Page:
There is a common phrase that says, “the days are long but the years are short.” While this phrase was not created with estate planning in mind, the sentiment runs true: people talk about drafting an estate plan but rarely do so over time. However, it is never too early to start a Houston estate plan, especially with the unexpected occurrences that happen in life. And without an estate plan—or by making common estate planning mistakes—families can become dysfunctional and loved ones may show hostility to one another. Below are two common estate planning mistakes that must be avoided to avoid family infighting after a person’s death.
Not Having a Will in Place
Not having a will in place at the time of a person’s death is the worst estate planning mistake that can be made. Families will face dramatic consequences and uncertainty if a loved one dies without a will. A will is the place to express a person’s wishes for how their assets will be handled after their death—without this document, it is called dying “intestate.” This means Texas law—as interpreted by a probate court judge—will determine who receives the person’s assets, regardless of their personal relationship. This may lead to family fighting where one person, who may be genetically but not personally close to the deceased, receives an inheritance and others do not. All of these issues could be resolved by drafting a will.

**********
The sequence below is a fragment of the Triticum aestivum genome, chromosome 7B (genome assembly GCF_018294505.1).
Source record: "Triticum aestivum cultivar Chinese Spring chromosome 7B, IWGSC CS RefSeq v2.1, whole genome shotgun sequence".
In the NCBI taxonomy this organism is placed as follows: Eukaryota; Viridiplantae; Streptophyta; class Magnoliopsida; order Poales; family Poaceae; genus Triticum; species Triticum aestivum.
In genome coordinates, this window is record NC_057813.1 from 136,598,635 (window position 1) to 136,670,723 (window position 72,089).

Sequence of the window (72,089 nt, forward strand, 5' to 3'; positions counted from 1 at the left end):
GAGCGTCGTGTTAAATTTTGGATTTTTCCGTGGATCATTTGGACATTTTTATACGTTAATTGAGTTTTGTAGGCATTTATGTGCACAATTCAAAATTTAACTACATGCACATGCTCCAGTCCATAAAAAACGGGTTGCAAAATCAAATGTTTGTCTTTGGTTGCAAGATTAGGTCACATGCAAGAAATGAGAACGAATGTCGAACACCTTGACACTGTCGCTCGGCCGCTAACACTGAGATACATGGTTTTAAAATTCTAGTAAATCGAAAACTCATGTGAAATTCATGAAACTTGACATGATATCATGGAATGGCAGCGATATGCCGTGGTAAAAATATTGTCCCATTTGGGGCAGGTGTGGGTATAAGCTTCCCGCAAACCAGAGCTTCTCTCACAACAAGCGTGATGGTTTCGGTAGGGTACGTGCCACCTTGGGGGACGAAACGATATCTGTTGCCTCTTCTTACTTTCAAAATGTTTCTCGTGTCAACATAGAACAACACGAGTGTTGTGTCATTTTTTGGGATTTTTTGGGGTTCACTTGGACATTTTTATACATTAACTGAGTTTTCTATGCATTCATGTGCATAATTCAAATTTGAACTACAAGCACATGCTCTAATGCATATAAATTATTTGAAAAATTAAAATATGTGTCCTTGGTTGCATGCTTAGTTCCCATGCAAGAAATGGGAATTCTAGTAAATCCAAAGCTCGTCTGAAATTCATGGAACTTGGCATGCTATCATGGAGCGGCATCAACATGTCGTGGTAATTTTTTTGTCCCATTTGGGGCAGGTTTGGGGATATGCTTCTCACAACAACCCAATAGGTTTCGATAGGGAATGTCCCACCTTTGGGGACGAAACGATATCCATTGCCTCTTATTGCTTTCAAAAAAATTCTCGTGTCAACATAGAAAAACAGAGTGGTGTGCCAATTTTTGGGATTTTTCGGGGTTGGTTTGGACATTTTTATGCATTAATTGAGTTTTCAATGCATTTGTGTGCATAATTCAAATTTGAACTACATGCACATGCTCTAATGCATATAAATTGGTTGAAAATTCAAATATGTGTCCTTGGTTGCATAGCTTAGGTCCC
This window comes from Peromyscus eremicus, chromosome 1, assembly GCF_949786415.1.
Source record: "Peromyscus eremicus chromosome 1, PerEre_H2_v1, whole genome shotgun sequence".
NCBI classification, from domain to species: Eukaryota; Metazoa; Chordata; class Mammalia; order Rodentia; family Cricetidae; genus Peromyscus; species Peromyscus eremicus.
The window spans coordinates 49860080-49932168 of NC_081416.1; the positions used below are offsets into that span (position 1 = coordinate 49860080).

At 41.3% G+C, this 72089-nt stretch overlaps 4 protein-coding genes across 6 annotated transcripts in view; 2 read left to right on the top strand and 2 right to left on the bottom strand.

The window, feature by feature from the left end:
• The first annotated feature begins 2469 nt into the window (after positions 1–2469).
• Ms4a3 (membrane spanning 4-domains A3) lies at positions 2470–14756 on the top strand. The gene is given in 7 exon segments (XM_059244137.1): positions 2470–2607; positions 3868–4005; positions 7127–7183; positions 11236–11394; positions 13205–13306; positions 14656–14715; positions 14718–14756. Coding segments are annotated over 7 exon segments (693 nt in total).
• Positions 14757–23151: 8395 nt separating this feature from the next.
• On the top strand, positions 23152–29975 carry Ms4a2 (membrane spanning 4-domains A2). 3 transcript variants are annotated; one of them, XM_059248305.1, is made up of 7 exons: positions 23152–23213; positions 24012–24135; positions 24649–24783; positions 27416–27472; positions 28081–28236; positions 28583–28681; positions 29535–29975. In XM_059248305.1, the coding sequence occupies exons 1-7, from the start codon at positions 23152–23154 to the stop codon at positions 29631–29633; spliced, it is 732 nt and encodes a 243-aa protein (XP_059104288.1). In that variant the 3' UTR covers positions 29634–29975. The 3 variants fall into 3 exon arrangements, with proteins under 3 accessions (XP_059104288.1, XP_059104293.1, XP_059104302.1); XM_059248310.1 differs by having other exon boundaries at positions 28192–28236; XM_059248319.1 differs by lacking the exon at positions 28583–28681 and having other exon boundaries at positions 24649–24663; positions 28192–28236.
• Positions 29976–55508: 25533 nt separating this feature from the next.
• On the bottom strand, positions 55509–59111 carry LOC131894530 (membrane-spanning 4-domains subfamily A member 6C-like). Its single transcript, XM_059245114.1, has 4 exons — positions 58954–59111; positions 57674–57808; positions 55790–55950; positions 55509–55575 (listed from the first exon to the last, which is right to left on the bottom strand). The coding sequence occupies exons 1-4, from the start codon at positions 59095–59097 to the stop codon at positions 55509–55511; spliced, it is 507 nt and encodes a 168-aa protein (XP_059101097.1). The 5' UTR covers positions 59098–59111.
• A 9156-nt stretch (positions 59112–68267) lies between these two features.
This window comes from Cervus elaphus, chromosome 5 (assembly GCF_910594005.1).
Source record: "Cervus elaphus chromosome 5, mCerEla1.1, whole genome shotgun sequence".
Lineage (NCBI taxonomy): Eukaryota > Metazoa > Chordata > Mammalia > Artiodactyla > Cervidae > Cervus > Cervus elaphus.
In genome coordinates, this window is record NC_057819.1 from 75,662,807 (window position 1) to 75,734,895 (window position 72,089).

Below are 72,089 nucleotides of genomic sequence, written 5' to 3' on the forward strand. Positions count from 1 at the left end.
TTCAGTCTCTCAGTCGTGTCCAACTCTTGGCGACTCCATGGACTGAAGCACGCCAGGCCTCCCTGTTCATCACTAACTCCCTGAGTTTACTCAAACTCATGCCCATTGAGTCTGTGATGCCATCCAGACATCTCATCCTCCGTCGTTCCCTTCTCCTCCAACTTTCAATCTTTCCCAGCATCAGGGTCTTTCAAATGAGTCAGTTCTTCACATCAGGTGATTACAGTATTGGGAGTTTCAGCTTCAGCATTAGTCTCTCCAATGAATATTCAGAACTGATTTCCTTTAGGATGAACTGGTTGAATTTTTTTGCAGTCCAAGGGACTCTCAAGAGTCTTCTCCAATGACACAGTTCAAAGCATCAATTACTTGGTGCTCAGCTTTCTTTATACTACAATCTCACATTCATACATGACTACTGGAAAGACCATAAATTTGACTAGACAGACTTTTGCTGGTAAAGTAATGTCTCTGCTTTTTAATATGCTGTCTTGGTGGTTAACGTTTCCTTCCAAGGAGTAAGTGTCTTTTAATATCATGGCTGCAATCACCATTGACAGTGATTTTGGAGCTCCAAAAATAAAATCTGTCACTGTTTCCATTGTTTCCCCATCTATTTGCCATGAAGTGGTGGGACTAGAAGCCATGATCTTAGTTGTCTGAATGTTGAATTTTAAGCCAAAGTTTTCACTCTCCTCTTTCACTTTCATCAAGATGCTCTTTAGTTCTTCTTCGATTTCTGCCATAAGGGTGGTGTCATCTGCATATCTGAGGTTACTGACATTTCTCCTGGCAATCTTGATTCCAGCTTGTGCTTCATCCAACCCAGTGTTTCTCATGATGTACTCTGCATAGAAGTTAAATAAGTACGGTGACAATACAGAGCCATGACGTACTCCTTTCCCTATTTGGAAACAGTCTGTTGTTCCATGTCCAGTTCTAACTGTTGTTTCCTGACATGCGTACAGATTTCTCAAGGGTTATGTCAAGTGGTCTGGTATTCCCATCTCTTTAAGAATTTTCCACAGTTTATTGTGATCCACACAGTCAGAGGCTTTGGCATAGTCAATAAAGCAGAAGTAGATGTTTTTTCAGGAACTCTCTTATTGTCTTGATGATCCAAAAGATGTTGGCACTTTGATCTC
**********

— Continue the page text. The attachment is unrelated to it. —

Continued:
Not Appointing an Executor of the Estate Plan
While a will specifies a person’s wishes, an executor of the estate plan is necessary to enact these wishes. An executor handles most of the administrative tasks required in an estate plan: they distribute the estate’s assets to the specified beneficiaries, pay any debts the deceased may have, and file the final tax returns. However, if a will does not list an executor, it will lead to a much more complicated and emotionally fraught process. Beneficiaries will not receive their assets in a timely manner and loved ones will have to go to court to see who a judge names the executor. While a spouse or other close loved one is generally named the executor in these situations, this entire process can be avoided if an executor is named in the estate plan.